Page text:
Abstract 561: The ex vivo RAS-Fingerprint - A Novel Approach for the Biochemical Chatracterization of the Renin-Angiotensin-System in Clinical Samples
Angiotensin concentrations are affected by multiple molecular components including receptors and enzymes which might be either dissolved in plasma or attached to blood cells or endothelial surfaces throughout the body, giving rise to a concentration determining local enzymatic environment. This environment substantially changes during blood collection leading to a rapid and fundamental shift in angiotensin peptide levels. Therefore, a clearly defined and properly controlled sample stabilization procedure is essential for the accurate measurement of in vivo angiotensin peptide levels.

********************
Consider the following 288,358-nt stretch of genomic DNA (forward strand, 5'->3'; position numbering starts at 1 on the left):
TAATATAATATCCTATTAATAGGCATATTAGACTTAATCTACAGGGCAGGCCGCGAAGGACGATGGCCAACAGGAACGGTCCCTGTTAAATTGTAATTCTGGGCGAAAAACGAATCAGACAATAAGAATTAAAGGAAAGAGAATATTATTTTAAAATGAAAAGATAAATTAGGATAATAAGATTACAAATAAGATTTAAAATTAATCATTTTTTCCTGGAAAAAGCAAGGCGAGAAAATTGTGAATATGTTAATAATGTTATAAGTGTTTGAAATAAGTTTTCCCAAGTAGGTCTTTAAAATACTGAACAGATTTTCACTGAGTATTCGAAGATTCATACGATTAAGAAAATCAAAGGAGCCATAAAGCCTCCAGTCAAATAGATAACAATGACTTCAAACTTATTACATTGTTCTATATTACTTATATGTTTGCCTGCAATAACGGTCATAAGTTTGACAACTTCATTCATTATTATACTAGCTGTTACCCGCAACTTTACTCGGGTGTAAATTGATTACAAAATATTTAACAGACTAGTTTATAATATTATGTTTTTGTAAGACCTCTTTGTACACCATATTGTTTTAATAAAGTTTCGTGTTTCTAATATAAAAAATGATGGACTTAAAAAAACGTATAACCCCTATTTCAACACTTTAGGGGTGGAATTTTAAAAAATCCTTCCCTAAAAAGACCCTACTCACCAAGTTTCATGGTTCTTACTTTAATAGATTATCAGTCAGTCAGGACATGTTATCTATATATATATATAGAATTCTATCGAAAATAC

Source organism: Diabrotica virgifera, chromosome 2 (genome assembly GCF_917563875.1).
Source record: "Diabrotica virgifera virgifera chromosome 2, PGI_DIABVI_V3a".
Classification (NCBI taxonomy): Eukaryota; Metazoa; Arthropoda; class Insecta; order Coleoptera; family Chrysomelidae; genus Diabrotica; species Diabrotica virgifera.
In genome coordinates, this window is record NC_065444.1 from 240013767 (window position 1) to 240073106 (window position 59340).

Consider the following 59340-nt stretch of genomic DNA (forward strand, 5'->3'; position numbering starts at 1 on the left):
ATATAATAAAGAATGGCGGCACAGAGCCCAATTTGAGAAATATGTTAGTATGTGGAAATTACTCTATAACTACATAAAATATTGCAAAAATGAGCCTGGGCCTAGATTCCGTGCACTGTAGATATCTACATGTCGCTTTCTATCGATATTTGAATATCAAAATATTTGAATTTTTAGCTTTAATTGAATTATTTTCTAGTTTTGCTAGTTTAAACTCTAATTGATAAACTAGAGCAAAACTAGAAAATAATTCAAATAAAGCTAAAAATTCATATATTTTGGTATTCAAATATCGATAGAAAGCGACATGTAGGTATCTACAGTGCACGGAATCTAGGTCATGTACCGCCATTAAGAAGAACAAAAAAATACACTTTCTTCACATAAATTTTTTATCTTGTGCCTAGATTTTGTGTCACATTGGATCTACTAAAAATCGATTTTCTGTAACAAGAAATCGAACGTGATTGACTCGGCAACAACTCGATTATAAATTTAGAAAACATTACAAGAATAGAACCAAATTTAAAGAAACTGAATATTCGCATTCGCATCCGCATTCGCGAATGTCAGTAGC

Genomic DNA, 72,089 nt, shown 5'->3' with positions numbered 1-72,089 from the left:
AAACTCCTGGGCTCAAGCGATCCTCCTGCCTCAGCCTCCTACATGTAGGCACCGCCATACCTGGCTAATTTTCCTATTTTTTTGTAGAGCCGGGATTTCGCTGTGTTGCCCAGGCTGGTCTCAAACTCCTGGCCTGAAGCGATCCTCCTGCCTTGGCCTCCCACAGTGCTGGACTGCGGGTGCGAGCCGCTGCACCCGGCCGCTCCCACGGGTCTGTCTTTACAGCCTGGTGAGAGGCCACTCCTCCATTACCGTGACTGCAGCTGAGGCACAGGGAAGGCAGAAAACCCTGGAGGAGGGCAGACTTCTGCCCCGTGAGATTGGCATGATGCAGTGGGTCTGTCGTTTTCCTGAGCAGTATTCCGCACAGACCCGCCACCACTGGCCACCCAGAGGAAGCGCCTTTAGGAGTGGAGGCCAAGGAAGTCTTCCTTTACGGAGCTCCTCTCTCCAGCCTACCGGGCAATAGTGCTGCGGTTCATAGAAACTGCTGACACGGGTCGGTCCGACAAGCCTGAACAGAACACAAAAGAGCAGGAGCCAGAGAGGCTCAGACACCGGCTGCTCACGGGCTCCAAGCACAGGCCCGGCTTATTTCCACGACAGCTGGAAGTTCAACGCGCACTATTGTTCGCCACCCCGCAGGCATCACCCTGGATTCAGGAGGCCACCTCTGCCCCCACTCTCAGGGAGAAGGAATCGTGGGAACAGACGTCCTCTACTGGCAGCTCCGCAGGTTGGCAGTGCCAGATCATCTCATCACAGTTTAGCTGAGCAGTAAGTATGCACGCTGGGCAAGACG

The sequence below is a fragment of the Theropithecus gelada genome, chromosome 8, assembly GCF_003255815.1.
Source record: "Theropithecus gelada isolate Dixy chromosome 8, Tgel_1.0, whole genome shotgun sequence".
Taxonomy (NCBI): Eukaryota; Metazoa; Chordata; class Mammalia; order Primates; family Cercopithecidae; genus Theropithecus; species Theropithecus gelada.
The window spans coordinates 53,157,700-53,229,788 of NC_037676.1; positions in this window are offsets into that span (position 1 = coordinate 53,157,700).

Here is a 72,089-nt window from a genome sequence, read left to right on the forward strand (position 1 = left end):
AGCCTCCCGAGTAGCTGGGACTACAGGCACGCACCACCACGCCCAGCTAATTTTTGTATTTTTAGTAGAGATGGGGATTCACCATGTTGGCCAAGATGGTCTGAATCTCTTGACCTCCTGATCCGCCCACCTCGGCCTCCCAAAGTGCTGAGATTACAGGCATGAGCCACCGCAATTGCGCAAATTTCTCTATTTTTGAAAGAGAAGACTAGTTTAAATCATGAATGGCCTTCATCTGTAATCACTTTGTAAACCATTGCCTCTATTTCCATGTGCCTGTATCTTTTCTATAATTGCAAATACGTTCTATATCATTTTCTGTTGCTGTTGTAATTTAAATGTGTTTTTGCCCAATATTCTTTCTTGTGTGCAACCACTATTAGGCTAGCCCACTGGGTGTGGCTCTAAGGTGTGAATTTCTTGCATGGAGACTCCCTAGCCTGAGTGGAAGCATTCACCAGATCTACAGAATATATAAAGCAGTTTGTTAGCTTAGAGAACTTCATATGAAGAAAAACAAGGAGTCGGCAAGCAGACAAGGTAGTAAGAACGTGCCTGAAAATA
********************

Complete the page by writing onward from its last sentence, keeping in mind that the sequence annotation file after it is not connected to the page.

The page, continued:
Surprisingly, standard samples collected by anti-coagulation with heparin can be used for analyzing the human RAS under well-defined steady-state conditions, allowing RAS-Fingerprint based conclusions about the activities of circulating enzymes involved in angiotensin metabolism. The mass spectrometry based measurements of in vivo RAS-Fingerprints (immediate sample stabilization) or heparin plasma derived ex vivo RAS-Fingerprints in plasma or whole blood provide unique insights into the physiology of the human RAS. RAS-Fingerprinting provides an integrated view about the activity of the enzymes involved in angiotensin metabolism in a plasma sample and therefore represents a powerful tool for characterization of the patient specific “Biochemical Hardware”, which determines angiotensin peptide levels in vivo.
The assay is compatible with undiluted plasma and whole blood and can be further applied to long-term stored frozen plasma samples. The utilization of RAS-Fingerprinting in clinical studies will substantially enhance our understanding of the human RAS and could lead to the development of personalized approaches for the treatment and prevention of cardiovascular diseases in the near future.
- © 2013 by American Heart Association, Inc.